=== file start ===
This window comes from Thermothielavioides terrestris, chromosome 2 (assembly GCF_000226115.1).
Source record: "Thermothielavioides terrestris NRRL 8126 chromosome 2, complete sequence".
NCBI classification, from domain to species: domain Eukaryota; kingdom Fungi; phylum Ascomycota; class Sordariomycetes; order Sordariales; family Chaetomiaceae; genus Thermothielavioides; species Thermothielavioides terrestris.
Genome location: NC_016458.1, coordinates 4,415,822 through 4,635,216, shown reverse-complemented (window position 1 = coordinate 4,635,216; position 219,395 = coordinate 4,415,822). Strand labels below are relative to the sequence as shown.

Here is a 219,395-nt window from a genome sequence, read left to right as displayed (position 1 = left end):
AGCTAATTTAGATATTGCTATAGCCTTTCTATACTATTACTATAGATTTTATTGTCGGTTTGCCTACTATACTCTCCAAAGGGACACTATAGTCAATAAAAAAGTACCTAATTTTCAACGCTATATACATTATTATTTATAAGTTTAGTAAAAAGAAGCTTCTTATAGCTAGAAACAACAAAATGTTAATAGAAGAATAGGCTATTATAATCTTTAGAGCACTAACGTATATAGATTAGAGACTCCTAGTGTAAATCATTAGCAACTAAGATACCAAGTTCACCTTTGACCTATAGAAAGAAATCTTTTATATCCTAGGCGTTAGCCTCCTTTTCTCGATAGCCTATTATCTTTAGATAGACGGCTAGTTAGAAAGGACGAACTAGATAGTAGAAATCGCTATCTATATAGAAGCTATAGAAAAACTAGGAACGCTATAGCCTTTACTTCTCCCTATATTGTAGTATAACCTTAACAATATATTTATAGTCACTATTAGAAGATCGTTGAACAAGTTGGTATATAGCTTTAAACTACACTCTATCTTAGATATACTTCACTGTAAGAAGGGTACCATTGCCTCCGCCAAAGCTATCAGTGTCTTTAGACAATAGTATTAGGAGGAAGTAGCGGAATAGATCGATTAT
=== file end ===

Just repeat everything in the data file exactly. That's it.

This window comes from Thermothielavioides terrestris, chromosome 2 (assembly GCF_000226115.1).
Source record: "Thermothielavioides terrestris NRRL 8126 chromosome 2, complete sequence".
NCBI classification, from domain to species: domain Eukaryota; kingdom Fungi; phylum Ascomycota; class Sordariomycetes; order Sordariales; family Chaetomiaceae; genus Thermothielavioides; species Thermothielavioides terrestris.
Genome location: NC_016458.1, coordinates 4,415,822 through 4,635,216, shown reverse-complemented (window position 1 = coordinate 4,635,216; position 219,395 = coordinate 4,415,822). Strand labels below are relative to the sequence as shown.

Here is a 219,395-nt window from a genome sequence, read left to right as displayed (position 1 = left end):
AGCTAATTTAGATATTGCTATAGCCTTTCTATACTATTACTATAGATTTTATTGTCGGTTTGCCTACTATACTCTCCAAAGGGACACTATAGTCAATAAAAAAGTACCTAATTTTCAACGCTATATACATTATTATTTATAAGTTTAGTAAAAAGAAGCTTCTTATAGCTAGAAACAACAAAATGTTAATAGAAGAATAGGCTATTATAATCTTTAGAGCACTAACGTATATAGATTAGAGACTCCTAGTGTAAATCATTAGCAACTAAGATACCAAGTTCACCTTTGACCTATAGAAAGAAATCTTTTATATCCTAGGCGTTAGCCTCCTTTTCTCGATAGCCTATTATCTTTAGATAGACGGCTAGTTAGAAAGGACGAACTAGATAGTAGAAATCGCTATCTATATAGAAGCTATAGAAAAACTAGGAACGCTATAGCCTTTACTTCTCCCTATATTGTAGTATAACCTTAACAATATATTTATAGTCACTATTAGAAGATCGTTGAACAAGTTGGTATATAGCTTTAAACTACACTCTATCTTAGATATACTTCACTGTAAGAAGGGTACCATTGCCTCCGCCAAAGCTATCAGTGTCTTTAGACAATAGTATTAGGAGGAAGTAGCGGAATAGATCGATTAT